Country Jukebox Jury LP: Parker McCollum – Never Enough

I admire Parker McCollum, the self-proclaimed ‘gold-chain cowboy’. He’s young and pretty enough to break into the country radio game outside his home state of Texas. He perfectly intersects the traditional sound of Texan radio and the image-centric style of Nashville. Guided by producer Jon Randall and his mentor Randy Rogers, Parker is to Texas what Morgan Wallen is to Nashville and beyond. I imagine Parker is less keen on the global attention that his music deserves.

The exceptional second album of his Nashville deal comes out a few weeks before CMA Fest and has been helped by the radio success of Handle on You, a magnificent drinker’s tune (‘Tennessee and Kentucky…after all this back and forth, a fifth won’t do’) which has cracked the Billboard top 30 across all genres and is sitting behind Last Night on the Country Airplay charts.

(Incidentally, in a depressing week at radio, only one-and-a-half songs in the Top 20 are sung by women: Megan Moroney and Priscilla Block, who sings some of Justin Moore’s You, Me and Whiskey. Like kids being shot in Texas, the paucity of women on country radio is no longer news. It just is. But don’t worry: after an ENTIRE YEAR, Hailey Whitters is about to break into the top 20.)

For Parker, who signed to MCA after spending a good few years building a strong fanbase as an independent act in Texas, he’s likely under less pressure to sell than other acts, although I remember him saying that he’s very hard on himself. So has he, with the equally brill Jon Randall, produced a great bit of art?

There’s a host of top writers in the credits. It isn’t a major-label album without an Ashley Gorley write, and Parker’s offering Have Your Heart Again is another winner. It’s odd to hear a piano-and-vocal Gorley track, but that’s one of his many tricks, as he showed on Crash My Party for Luke Bryan, You’re Gonna Miss This for Trace Adkins and Marry Me with Thomas Rhett. This one has a chorus whose falsetto note matches the emotion of the narrator who lies in bed missing how he’d ‘shiver when you say my name’.

The Love Junkies – whom by now you will know are Liz Rose, Hillary Lindsey and Lori McKenna – were all there for Burn It Down, which has a juddering hook, punishing guitar solo and a vocal full of heartbreak. I’m going to guess it’s Hillary who provides the female voice on the track – on this and other tracks, the female vocals are uncredited – though kudos to Parker for refusing to countenance an obvious guest vocal from someone like Lindsay Ell.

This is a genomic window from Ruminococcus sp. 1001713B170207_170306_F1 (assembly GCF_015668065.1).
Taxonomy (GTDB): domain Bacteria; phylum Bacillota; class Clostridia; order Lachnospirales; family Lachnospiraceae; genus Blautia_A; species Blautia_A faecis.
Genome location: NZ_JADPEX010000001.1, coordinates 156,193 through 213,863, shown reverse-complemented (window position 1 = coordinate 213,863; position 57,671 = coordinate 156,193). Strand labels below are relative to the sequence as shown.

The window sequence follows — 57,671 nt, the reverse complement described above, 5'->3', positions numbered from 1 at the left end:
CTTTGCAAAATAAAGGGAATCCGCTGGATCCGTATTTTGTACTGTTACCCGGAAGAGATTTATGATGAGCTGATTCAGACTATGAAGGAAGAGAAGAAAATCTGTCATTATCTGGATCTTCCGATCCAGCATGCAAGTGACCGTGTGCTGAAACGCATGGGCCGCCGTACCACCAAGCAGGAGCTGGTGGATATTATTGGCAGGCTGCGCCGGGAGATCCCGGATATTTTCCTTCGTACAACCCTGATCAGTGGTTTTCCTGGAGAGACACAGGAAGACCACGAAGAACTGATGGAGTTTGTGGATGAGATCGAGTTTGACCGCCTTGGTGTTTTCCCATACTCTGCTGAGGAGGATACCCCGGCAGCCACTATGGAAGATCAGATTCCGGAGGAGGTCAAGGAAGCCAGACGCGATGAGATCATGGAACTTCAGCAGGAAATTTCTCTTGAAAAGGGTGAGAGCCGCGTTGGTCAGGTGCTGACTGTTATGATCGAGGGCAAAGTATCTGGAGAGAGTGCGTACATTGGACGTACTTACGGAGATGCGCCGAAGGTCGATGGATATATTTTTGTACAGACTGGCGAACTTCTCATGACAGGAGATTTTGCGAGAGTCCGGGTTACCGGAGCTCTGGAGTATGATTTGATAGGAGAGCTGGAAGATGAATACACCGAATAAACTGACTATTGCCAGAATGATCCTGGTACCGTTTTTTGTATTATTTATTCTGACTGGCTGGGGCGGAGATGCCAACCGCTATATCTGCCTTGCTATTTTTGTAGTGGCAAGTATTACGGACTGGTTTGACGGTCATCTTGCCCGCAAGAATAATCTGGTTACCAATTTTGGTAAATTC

In addition, Lori and Liz were there for I Ain’t Going Nowhere, and Lori and Liz and the great Lee Thomas Miller helped him on Lessons From An Old Man. The former is a perfectly formed power ballad with a rhythmic groove underscoring Parker’s solid vocal where he sings of being ‘restless’ and a dreamer yet loyal to his beloved; the latter is another one of those evocative country songs about how ‘the years sure fly by’ sung from a wise old bloke.

Brett James is a experienced writer familiar with rocking country artists – indeed, he wrote Cody Johnson’s smash On My Way To You – and he’s a fine choice to drive much of the album. Best I Never Had (‘why was I itching to get out of Nashville so bad?’), Too Tight This Time (‘there must be something broken inside this lonely man’) and Don’t Blame Me (‘for lovin’ you’) are mid-tempo reminiscin’ songs full of regret, while Stoned is a tear-stained song in the Stapleton mould.

Among all this regret and sadness, love can conquer all. The album’s third track is Things I Never Told You (‘thank you’s at the top of my list’), a Texas-style wedding ballad that Parker sells well, assisted by pedal steel poking through the arrangement. ‘I wouldn’t be half the man I am if you hadn’t loved this boy’, Parker sings, perhaps articulating what a listener feels for his own beloved. Tough People Do (another Brett James co-write) is a song of solidarity and companionship that ends with a stadium-sized guitar solo: ‘tough times don’t last, tough people do’ is the hook, which sounds like the motto of a men’s group.

Talking of guitars, David Lee Murphy was in the room for Hurricane, the chugging opening track that describes a whirl of a girl who will ‘get her name on a hurricane’. It sounds like a Kenny Chesney track, which makes sense because David is a key part of the Chesney camp. It must have sounded great when Parker closed his Houston Rodeo set with it back in February.

The old timers Brett and Brad Warren helped Parker on two tracks: the acoustic ballad Tails I Lose, for which Wade Bowen showed up to the write and may have come up with the line ‘last dance jukebox quarter’; and the album’s jaunty closing track Wheel, where Parker has been rolling ’15 straight days and every mile you’re on my mind’.

There’s some autobiography, we’re led to believe, on Speed, a moral lesson given to the ‘kid outta Conroe’, Parker’s home town, from an unknown lady (‘wherever she is’). He’s been ‘fifteen years out on the highway pushing red’, but Parker always remembers how this woman came ‘like an old handwritten letter’. The final minute is Southern rock’n’roll and one of the best moments of an album which puts Parker right at the head of the pack.

With Randall King and Cody Johnson also converting people every week to their cause, it’s a wonder that more isn’t being made of this alliance between Nashville’s cream and the Red Dirt Scene.

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